This recent film is not specifically about the Black church, it’s true. However, in his original letter, Ta-Nehisi Coates does frequently address the role of the church in individual lives and in Black culture. He is candid about his own departure from Christianity, and strives “to articulate a black politics without churchiness,” as Tressie McMillan Cottom writes for The Atlantic (“Between the World and Me Book Club: Not Trying to Get Into Heaven,” Aug 3, 2015).  Studying the history of the Black church also requires an openness to the voices of those who criticize or even leave it.

Events:

The Katie G. Cannon Center for Womanist Leadership invites you to sign up for its 2021 Spring Virtual Conference, “The Hinges Upon Which the Future Swings: Womanism as a Gateway to Our Future(s).” Apr 8-10, 2021.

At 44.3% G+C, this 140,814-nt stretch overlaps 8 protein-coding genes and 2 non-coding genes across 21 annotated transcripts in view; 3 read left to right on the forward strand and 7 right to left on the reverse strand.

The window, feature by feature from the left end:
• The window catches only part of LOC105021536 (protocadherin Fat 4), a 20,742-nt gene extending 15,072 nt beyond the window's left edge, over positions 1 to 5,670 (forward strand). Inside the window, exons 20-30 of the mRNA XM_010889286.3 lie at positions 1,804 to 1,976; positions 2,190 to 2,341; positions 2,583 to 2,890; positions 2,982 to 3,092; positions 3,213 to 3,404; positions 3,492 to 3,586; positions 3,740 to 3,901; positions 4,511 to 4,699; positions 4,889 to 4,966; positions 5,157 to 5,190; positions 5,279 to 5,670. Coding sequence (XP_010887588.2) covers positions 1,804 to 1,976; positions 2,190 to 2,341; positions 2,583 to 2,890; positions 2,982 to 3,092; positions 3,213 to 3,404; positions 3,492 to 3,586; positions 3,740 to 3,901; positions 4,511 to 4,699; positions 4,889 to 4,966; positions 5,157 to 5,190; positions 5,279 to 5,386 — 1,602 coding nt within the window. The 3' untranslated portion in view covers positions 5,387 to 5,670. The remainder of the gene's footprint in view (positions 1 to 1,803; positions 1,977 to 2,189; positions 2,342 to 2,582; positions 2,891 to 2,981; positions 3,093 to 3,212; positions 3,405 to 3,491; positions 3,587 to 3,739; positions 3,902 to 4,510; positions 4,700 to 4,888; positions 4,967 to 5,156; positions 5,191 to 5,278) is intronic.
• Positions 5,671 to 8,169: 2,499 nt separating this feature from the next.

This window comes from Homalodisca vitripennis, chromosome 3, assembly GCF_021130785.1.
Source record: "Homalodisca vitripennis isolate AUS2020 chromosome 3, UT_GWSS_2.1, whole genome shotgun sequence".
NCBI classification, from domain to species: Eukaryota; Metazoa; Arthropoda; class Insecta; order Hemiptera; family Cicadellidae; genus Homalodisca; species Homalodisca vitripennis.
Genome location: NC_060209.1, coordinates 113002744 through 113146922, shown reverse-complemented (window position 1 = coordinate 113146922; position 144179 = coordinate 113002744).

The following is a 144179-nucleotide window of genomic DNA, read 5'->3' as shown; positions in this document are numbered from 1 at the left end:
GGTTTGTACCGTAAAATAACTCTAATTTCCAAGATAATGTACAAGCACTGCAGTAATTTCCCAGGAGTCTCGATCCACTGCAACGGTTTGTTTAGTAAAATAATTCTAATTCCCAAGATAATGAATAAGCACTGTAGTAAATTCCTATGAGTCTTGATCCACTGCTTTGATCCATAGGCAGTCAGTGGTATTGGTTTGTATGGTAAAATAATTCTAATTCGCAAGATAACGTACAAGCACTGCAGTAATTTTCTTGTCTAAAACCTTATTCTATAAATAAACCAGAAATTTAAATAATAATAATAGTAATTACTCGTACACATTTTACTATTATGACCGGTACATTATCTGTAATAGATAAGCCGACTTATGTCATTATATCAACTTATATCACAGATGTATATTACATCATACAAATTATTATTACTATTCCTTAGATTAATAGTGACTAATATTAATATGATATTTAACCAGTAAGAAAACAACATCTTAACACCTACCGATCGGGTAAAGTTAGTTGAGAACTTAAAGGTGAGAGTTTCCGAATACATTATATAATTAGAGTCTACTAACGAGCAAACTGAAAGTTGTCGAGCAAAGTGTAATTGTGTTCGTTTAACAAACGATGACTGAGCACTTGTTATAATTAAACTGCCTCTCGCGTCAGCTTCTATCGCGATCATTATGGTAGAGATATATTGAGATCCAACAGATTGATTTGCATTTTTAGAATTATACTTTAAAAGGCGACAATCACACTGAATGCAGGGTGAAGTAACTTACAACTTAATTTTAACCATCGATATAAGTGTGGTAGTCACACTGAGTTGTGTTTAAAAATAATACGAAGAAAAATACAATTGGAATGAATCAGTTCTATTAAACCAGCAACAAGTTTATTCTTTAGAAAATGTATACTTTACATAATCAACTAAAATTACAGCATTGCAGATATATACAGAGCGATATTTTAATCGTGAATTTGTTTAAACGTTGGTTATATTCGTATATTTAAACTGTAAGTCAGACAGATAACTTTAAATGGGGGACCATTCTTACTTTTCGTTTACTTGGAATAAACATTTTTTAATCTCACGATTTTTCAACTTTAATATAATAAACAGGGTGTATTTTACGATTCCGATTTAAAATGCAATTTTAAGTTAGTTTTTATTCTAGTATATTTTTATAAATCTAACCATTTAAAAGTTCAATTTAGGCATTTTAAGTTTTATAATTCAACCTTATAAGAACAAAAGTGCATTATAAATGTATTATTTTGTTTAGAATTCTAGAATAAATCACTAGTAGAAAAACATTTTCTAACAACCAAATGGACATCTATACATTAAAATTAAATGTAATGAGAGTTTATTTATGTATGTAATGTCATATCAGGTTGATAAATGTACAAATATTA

From the conference description: “Through panels, presentations, interviews, lectures, and multifaceted, transgenerational, innovative conversations across disciplines, this conference is the culmination of the work of KGCCWL integrating its six-core tenets – womanist wellness, witness, wisdom, worship, wares, and works – which represent the holistic interconnections that make womanist leadership flourish.”

Learn more and register here.

Katie G. Cannon Center for Womanist Leadership releases new Lenten guide by Rev. Lisa Janes

Posted on January 6, 2021